Tim Milner, owner of JIT Powder Coating of Farmington, survived 2020 thanks in no small part to a $550,000 loan from the federal government's Paycheck Protection Program (PPP) that was forgiven because he used the money to keep people employed as the pandemic sent the country into recession.
He used the money to pay 60 full-time employees, including seven summer workers, for 18 weeks.
"Every dollar forgiven was documented with a payroll expense," said Milner, who founded the business in 1993. "Now I learn that Minnesota plans to tax my PPP loan as income, at the rate of 9.8%."
Thousands of Minnesota businesses that took "forgivable" federal loans of $100,000 to $10 million last year are facing tax bills on what Minnesota law considers income.
That is, unless the Minnesota Legislature decides to match the decision by Congress in December to make the assistance tax-free. It's a process known as "conformity" that state lawmakers face when federal tax rules change.
The Minnesota House and Senate will consider the matter, which has an estimated price tag to the state of $438 million, by April. Hearings were held this month by the respective tax committees.
The PPP loans were authorized by Congress and President Donald Trump last spring with the understanding they would be forgiven if used on allowable expenses, including wages, rent and utilities.
Typically, forgiven debts are required to be included in a taxpayer's income for that year for both federal and state tax purposes. However in December, Congress, under pressure from small businesses, also exempted the forgiven loans from gross income for federal tax purposes. In doing so, Congress went against Trump's Treasury Department, which sought to tax the forgiven loans.
"Congress told Treasury that, with its act, it was overriding their guidance, so PPP forgiveness of a loan is not income and the expenses that the loan covered were still deductible from 2020 taxes," said Adam Goehring, a partner at the Baker Tilly accounting firm. "Full, tax-free treatment on PPP forgiveness.
"Business recipients [in Minnesota] need clarity one way or the other so they can plan for related tax payments, or have that money fully tax free for federal and state tax purposes."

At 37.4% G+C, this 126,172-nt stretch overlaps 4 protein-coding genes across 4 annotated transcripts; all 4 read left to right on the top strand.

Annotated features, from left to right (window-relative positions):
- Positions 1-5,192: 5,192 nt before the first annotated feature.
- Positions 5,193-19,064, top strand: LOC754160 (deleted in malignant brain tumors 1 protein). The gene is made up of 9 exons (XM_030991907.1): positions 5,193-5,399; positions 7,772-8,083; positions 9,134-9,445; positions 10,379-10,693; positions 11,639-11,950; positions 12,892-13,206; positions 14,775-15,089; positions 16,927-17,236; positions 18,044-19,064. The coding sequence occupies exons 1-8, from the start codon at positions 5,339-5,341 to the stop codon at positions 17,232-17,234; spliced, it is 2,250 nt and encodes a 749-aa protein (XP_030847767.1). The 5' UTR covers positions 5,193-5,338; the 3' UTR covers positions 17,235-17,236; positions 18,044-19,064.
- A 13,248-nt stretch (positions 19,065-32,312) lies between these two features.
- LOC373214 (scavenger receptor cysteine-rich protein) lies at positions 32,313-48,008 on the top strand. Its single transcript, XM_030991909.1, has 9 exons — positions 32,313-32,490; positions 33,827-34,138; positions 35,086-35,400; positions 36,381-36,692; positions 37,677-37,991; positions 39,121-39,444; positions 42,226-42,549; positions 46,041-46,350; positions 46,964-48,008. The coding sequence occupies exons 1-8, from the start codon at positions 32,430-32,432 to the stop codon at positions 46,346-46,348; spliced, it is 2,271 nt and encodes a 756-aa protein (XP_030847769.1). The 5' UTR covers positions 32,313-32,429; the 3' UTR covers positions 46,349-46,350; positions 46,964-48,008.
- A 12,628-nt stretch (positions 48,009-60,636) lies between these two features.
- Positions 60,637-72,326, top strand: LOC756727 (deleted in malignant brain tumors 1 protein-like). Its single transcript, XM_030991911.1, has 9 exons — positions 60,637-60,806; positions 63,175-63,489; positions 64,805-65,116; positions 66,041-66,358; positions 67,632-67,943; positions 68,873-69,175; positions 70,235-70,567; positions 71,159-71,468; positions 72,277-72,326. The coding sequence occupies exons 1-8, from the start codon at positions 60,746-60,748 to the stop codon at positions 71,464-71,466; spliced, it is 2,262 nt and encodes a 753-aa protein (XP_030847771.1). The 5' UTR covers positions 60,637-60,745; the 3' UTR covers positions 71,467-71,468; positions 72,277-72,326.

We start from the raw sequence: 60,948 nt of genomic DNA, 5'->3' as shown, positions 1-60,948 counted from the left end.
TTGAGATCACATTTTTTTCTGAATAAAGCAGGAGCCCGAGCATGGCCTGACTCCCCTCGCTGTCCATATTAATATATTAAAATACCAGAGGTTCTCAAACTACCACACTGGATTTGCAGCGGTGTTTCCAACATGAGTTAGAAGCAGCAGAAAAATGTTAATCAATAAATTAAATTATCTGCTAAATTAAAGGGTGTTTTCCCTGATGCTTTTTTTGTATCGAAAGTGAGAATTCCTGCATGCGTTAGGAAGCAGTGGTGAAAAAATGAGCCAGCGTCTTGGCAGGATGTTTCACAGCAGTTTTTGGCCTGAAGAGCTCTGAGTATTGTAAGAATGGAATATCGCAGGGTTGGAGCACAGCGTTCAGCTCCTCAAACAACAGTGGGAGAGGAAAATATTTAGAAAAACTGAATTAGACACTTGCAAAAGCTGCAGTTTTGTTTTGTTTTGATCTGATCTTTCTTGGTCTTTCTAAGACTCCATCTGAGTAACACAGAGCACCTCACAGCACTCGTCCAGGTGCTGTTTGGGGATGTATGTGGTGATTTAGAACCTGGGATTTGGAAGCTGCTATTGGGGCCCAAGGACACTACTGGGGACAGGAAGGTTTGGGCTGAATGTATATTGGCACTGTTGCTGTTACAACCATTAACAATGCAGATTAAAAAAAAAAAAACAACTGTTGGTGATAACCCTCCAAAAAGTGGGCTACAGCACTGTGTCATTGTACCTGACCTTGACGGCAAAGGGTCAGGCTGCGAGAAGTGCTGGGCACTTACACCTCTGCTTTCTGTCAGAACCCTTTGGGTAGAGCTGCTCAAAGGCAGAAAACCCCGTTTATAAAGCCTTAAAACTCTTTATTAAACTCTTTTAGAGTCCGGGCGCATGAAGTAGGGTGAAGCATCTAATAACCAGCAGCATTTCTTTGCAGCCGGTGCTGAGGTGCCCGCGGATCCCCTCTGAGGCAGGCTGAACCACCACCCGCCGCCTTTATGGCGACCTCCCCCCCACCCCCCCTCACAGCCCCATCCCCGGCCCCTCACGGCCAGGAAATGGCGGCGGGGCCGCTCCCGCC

States surrounding Minnesota have already conformed to the federal exemption.
Rep. Paul Marquart, a Democrat from Dilworth and chairman of the House Tax Committee, predicted last week that Minnesota law will also conform. However, Democrats in the House want to wait a few weeks to see the results of congressional debate on yet more federal aid.
"We laid the bill over and we'll see how the finances look," Marquart said. "If we can't do the full $438 million, we'll have to target those businesses that need it most. The leisure and hospitality industry would be most in need. But we're not going to cut education or nursing homes or local government aid."
The $438 million is less than 1% of the anticipated fiscal 2022-23 budget that starts in June. But there's lots of competition for state funds from myriad stakeholders.
The news Friday that the state's 2022-23 budget projection has now swung to a $1.6 billion surplus from the $1.3 billion deficit seen in November will increase the pressure for conformity over PPP-loan treatment.
However, there may be some legislative concern that many businesses that took advantage of the loans-turned-grants assistance didn't need the money. Many Main Street small proprietors would have been put out of business by COVID-related shutdowns last year. There also were car dealerships, chain restaurants, law firms, country clubs and even churches whose need for a government handout seems questionable.
Democrats may try to restrict which Minnesota businesses qualify for full tax deductibility of PPP loan expenses, and the debate could easily go into April at the Legislature.
That means many business owners will have to file in March for several-month extensions on their tax returns.
Milner's manufacturing business, with revenue of $6 million a year, is growing again but it's far shy of its output of two years ago. He said he doesn't have the cash to pay anticipated state taxes.
"I used all that [$550,000] loan to pay people and I submitted the payroll records and it was forgiven," Milner said. "Now the accountants tell me that I will have about $53,000 of tax due to the state government. In normal times, the loan forgiveness is a windfall. The Legislature wants some money from the windfall. But there was no windfall."
Milner qualified for a second Small Business Administration PPP loan this year of about $400,000.
"And I will have to use some of that loan to pay any state tax bill," Milner said. "The cash flow in the business isn't strong enough yet. We're still recovering. We're not dying on the vine. But to say we are healthy with cash reserves, we're not in that situation."
He added, "We hope we'll be back in 2023 to where we were in 2019."
Neal St. Anthony • 612-673-7144